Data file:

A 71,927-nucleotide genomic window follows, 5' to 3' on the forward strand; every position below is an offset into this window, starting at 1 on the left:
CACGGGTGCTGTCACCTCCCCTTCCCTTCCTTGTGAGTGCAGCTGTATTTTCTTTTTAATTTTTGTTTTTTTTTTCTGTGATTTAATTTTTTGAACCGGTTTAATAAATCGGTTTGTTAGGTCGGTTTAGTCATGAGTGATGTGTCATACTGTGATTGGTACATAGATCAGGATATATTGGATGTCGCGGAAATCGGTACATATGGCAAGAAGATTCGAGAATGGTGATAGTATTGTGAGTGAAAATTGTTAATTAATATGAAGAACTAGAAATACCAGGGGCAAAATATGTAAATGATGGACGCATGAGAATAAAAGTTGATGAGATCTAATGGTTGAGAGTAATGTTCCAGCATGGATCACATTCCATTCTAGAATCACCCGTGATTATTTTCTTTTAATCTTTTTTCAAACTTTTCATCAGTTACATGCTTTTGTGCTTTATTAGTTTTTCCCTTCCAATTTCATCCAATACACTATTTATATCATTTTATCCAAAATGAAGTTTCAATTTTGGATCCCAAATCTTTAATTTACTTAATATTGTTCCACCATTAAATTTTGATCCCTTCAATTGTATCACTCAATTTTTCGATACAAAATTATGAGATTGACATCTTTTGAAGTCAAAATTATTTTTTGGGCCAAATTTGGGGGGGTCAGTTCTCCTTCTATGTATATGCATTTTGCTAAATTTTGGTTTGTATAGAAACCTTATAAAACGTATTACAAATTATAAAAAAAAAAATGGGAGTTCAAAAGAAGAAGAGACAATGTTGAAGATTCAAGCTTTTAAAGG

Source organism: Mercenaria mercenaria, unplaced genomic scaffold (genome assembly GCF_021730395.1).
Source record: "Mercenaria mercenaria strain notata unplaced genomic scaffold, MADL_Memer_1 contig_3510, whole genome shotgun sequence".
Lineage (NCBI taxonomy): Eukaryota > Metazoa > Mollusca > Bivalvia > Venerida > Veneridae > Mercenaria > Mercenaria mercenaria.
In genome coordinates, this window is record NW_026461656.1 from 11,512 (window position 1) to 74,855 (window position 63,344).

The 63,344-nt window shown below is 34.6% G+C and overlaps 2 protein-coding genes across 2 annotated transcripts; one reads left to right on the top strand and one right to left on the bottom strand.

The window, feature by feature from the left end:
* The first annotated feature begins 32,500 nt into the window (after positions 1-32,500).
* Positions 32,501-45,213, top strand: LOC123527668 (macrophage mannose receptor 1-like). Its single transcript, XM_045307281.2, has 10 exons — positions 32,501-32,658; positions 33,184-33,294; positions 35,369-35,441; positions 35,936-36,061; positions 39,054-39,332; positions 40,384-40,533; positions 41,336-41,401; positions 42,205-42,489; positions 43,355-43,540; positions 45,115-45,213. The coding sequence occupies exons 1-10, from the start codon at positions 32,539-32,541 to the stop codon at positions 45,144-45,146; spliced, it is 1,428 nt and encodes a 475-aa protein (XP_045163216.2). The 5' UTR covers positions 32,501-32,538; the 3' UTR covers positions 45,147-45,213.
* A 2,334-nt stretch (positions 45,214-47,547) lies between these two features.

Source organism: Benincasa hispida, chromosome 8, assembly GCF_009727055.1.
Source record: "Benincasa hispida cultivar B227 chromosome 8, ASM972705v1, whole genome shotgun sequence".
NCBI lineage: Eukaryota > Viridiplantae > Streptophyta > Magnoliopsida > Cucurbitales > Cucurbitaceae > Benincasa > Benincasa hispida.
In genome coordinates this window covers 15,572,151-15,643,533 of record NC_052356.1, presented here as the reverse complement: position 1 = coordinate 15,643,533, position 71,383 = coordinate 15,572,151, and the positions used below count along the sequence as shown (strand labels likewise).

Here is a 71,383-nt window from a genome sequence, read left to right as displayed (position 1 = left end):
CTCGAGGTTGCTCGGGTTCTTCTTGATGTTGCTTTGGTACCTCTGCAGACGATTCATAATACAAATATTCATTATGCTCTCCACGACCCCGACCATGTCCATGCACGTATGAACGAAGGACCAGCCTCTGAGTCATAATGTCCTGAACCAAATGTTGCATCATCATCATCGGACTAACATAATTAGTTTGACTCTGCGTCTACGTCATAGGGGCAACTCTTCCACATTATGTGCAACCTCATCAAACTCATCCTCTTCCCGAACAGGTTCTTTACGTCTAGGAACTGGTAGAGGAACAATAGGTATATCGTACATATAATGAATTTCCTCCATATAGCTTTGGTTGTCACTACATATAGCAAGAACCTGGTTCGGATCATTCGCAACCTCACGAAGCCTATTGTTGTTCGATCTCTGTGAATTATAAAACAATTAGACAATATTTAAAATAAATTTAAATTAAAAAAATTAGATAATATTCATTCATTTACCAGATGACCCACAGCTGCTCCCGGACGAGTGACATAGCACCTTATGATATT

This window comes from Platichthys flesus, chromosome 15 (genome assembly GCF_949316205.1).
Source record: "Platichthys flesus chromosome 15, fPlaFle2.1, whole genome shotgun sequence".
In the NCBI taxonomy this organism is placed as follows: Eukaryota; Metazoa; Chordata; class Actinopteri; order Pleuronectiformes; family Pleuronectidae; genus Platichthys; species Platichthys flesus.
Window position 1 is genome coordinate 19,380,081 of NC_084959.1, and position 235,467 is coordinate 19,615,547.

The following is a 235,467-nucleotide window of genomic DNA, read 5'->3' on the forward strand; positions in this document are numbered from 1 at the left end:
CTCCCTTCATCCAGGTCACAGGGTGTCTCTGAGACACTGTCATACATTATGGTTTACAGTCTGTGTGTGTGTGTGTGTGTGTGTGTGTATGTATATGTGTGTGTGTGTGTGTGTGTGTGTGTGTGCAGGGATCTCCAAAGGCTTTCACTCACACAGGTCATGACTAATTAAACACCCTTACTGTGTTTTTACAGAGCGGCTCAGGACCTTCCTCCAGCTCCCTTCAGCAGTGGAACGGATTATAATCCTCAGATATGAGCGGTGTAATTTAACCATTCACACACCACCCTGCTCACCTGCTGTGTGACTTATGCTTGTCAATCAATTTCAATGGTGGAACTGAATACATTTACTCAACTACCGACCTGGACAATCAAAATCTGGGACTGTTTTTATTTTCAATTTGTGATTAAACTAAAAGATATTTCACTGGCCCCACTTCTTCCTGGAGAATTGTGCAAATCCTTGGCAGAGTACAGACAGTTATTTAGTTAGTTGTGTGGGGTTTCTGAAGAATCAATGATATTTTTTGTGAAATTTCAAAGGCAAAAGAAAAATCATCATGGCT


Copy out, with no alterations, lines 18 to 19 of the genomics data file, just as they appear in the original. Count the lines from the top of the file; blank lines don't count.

This window comes from Platichthys flesus, chromosome 15 (genome assembly GCF_949316205.1).
Source record: "Platichthys flesus chromosome 15, fPlaFle2.1, whole genome shotgun sequence".